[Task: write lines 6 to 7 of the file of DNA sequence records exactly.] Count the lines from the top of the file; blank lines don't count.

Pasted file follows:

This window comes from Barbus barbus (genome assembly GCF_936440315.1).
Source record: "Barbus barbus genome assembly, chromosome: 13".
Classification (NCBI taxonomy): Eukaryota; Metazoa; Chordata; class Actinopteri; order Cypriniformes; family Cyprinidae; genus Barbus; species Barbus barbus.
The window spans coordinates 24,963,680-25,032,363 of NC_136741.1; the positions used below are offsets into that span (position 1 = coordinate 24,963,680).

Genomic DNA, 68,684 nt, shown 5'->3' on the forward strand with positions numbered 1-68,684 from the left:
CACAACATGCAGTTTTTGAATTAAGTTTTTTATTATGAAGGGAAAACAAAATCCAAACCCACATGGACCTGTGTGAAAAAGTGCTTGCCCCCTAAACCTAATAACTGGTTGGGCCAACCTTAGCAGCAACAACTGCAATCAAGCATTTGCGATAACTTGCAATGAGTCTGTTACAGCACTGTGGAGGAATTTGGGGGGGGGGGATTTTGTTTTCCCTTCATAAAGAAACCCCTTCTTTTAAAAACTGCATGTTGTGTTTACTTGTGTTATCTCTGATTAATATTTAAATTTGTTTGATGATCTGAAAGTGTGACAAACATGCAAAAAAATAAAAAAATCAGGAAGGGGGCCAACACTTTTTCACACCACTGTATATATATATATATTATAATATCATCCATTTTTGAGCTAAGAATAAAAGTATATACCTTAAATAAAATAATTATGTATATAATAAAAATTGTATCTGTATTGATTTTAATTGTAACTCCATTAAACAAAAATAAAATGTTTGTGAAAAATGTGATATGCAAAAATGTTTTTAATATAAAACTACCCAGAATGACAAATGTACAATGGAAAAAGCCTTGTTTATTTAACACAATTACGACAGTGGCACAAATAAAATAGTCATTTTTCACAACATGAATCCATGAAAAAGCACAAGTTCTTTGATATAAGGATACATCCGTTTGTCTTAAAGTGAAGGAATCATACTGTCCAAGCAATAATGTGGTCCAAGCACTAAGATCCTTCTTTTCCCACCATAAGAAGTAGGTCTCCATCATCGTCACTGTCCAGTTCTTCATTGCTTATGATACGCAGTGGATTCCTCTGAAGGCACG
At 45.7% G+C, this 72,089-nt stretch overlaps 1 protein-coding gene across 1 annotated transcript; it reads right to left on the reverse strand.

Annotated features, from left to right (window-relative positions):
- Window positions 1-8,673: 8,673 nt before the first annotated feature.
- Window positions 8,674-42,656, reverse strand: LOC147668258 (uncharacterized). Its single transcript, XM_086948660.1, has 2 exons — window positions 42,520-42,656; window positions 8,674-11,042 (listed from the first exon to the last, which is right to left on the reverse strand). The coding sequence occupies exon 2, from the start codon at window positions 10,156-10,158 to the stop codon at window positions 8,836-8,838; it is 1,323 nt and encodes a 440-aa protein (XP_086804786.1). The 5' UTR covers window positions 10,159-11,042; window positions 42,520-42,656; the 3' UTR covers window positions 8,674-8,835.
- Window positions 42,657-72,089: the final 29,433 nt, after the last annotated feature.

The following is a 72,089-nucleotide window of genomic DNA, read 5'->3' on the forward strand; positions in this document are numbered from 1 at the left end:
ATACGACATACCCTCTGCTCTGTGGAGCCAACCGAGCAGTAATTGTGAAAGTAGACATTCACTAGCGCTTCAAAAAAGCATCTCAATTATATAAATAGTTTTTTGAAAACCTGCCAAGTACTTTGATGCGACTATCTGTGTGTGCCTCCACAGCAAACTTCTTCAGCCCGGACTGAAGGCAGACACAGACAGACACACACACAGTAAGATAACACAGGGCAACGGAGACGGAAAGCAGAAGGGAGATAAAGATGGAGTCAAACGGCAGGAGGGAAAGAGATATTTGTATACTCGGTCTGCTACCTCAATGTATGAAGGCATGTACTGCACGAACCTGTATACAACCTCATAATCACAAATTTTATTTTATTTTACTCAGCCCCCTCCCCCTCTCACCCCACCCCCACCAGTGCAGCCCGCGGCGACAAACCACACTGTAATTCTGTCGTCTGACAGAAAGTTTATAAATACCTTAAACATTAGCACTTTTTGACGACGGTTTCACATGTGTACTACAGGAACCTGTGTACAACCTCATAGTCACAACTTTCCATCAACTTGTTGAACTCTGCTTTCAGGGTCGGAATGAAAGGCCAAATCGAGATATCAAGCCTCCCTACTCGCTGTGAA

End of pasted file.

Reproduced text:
CACAACATGCAGTTTTTGAATTAAGTTTTTTATTATGAAGGGAAAACAAAATCCAAACCCACATGGACCTGTGTGAAAAAGTGCTTGCCCCCTAAACCTAATAACTGGTTGGGCCAACCTTAGCAGCAACAACTGCAATCAAGCATTTGCGATAACTTGCAATGAGTCTGTTACAGCACTGTGGAGGAATTTGGGGGGGGGGGATTTTGTTTTCCCTTCATAAAGAAACCCCTTCTTTTAAAAACTGCATGTTGTGTTTACTTGTGTTATCTCTGATTAATATTTAAATTTGTTTGATGATCTGAAAGTGTGACAAACATGCAAAAAAATAAAAAAATCAGGAAGGGGGCCAACACTTTTTCACACCACTGTATATATATATATATTATAATATCATCCATTTTTGAGCTAAGAATAAAAGTATATACCTTAAATAAAATAATTATGTATATAATAAAAATTGTATCTGTATTGATTTTAATTGTAACTCCATTAAACAAAAATAAAATGTTTGTGAAAAATGTGATATGCAAAAATGTTTTTAATATAAAACTACCCAGAATGACAAATGTACAATGGAAAAAGCCTTGTTTATTTAACACAATTACGACAGTGGCACAAATAAAATAGTCATTTTTCACAACATGAATCCATGAAAAAGCACAAGTTCTTTGATATAAGGATACATCCGTTTGTCTTAAAGTGAAGGAATCATACTGTCCAAGCAATAATGTGGTCCAAGCACTAAGATCCTTCTTTTCCCACCATAAGAAGTAGGTCTCCATCATCGTCACTGTCCAGTTCTTCATTGCTTATGATACGCAGTGGATTCCTCTGAAGGCACG
At 45.7% G+C, this 72,089-nt stretch overlaps 1 protein-coding gene across 1 annotated transcript; it reads right to left on the reverse strand.